• A little while ago, I read about a few new interesting updates to Amazon’s Grid services. Namely, adding elastic IPs, which is just programmatically reassigning IPs instead of doing it at a DNS level. They added some availability zones, but I wouldn’t be doing anything that would care where the data center was geographically, but perhaps it would matter to someone. And finally, they plan to add some persistent storage offerings for their EC2 platform. Normally, storage is handed off to their S3 service, but apparently you’ll be able to allocate large chunks of storage whenever you need to solely on the EC2 side of things.
  • How much ass has the Webkit team been kicking lately?  Earlier this week they released CSS Reflections, a few days before that they came out with CSS Masks, and before that it was CSS Gradients.  Reflections remind me of that Java Applet people used to have on their blogs, well before they were called blogs, where you would supply an image – almost always a water related image – and it would add a water flowing effect to the bottom of it.  Ah, the day.  I’m sure some neat stuff will come out of all this.  Especially for products that directly use the Webkit engine.  Safari usually has a lag time of a few months before it gets new Webkit goodies.  All these recent additions make me think that you’ll need to use a lot less image-mojo to get the designery effects you desire in your designs.  Well, as soon as all relevant browsers support them.  What’s nice is that Webkit is offering these features to the W3C WG as potential future specs.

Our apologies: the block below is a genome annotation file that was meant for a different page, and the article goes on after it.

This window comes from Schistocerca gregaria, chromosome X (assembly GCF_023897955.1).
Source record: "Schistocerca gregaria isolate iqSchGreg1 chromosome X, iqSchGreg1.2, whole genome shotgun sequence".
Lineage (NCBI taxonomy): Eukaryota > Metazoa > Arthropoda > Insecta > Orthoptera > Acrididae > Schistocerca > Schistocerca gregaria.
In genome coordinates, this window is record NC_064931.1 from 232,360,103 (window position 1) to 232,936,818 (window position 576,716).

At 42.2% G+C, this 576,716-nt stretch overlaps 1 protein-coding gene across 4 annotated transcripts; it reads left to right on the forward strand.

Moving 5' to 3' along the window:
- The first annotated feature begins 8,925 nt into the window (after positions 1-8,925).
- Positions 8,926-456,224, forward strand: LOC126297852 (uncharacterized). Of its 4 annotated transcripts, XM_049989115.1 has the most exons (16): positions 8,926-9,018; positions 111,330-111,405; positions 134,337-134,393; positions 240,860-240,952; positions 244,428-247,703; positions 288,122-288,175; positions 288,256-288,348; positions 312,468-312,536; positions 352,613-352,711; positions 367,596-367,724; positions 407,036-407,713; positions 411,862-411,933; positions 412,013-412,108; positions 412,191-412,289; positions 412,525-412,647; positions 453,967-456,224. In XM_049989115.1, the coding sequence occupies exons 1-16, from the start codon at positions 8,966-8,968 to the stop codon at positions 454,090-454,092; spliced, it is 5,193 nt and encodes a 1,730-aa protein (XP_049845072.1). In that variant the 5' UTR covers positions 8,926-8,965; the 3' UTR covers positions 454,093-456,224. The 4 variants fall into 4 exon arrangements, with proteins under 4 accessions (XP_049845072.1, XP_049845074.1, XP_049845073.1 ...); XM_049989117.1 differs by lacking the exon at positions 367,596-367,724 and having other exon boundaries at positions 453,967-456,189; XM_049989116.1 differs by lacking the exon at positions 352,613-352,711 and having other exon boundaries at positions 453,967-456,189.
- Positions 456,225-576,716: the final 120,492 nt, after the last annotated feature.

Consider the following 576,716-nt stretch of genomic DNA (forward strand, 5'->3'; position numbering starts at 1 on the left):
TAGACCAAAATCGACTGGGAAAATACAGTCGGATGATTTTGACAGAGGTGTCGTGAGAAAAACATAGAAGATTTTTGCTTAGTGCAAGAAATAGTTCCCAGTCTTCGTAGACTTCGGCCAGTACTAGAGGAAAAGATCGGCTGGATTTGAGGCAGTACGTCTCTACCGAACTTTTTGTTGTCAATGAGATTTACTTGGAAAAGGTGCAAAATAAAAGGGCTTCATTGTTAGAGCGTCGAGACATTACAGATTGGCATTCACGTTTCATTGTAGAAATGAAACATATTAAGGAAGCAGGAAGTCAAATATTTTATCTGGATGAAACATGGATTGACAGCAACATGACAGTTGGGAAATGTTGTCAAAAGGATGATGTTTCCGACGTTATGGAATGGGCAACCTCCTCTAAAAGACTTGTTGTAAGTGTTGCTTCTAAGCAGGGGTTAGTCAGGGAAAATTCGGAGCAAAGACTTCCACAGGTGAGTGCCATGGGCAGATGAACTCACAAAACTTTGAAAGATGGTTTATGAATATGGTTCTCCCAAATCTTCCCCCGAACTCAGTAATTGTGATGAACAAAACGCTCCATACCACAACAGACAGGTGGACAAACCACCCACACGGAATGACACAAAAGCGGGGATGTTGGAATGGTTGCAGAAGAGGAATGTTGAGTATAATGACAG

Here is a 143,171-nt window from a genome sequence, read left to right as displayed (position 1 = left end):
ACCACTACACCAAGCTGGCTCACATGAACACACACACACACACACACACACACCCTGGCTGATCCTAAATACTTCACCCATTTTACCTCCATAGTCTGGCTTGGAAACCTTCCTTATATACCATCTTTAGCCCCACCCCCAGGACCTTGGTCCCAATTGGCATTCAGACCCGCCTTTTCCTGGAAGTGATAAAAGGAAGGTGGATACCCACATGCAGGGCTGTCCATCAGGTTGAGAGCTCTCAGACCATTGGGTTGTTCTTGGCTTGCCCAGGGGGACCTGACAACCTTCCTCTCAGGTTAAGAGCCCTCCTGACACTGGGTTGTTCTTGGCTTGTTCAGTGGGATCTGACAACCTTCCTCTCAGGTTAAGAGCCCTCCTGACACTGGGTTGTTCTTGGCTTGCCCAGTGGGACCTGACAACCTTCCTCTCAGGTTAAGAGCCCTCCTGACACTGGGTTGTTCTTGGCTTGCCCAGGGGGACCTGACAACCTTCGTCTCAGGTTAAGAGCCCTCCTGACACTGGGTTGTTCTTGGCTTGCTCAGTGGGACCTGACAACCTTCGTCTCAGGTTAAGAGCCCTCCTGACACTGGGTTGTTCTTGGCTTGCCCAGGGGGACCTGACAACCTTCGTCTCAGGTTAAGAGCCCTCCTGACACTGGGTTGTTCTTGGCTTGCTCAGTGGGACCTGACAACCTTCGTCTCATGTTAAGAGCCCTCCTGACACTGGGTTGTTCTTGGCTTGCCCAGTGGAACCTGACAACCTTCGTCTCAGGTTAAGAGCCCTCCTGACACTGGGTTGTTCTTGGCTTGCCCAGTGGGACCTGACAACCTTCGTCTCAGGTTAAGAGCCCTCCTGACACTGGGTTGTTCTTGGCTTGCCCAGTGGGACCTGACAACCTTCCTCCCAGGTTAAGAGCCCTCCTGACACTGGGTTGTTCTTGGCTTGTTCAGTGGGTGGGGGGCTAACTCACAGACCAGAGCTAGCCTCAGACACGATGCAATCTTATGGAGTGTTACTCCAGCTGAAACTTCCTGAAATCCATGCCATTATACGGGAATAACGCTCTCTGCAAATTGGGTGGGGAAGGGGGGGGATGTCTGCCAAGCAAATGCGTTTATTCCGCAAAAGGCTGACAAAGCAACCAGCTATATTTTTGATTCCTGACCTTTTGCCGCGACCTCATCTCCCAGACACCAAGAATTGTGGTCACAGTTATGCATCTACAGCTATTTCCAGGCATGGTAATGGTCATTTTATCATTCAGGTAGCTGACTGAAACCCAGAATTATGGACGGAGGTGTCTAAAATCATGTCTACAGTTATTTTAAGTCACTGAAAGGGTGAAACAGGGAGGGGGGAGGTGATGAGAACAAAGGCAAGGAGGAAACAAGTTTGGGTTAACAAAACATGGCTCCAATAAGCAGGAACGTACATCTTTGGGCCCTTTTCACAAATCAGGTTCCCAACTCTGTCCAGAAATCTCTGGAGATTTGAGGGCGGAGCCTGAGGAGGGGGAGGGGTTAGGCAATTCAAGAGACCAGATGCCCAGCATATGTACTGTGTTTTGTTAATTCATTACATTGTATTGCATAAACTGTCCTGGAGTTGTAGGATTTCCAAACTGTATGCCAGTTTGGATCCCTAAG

Anywho, that’s it for now.  I just had a few links in my feed reader that I’ve been meaning to comment on.  Have a nice day.

An interesting article on the Net Neutrality debate. He gives a good overview of what’s going on with the whole thing. Give Me Bandwidth…

It’s probably the coolest thing I’ll see all day. Google Browser Sync will synchronize all your information – including bookmarks, history, persistent cookies, and saved passwords – accross all your computers that utilize the extension. SWEET!

I’m a grammar Nazi, so I think everyone should know the 10 flagrant grammar mistakes that make you look stupid..